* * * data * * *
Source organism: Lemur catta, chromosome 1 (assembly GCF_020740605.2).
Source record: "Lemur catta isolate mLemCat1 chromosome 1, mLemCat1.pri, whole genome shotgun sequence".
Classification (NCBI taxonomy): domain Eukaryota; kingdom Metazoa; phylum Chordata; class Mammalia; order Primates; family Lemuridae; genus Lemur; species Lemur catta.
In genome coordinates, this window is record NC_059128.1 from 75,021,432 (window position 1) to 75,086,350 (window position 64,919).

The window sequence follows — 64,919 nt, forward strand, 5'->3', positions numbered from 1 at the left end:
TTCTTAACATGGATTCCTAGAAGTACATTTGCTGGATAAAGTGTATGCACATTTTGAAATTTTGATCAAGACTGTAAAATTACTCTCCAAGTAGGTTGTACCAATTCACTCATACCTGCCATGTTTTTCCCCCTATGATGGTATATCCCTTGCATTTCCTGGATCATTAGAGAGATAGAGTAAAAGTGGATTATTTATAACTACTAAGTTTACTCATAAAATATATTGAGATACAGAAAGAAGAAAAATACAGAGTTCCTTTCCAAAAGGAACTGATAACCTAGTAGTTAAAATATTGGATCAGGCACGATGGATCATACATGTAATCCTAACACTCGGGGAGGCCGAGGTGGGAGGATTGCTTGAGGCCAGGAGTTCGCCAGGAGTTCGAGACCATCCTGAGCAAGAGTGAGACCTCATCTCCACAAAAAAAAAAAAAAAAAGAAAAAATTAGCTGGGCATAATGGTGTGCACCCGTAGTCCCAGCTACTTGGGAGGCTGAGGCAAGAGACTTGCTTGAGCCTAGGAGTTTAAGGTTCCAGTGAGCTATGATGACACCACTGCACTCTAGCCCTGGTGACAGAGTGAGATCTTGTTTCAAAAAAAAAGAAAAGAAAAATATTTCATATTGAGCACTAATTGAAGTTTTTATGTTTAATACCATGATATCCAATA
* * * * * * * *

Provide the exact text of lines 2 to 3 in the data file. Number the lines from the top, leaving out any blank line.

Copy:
Source record: "Lemur catta isolate mLemCat1 chromosome 1, mLemCat1.pri, whole genome shotgun sequence".
Classification (NCBI taxonomy): domain Eukaryota; kingdom Metazoa; phylum Chordata; class Mammalia; order Primates; family Lemuridae; genus Lemur; species Lemur catta.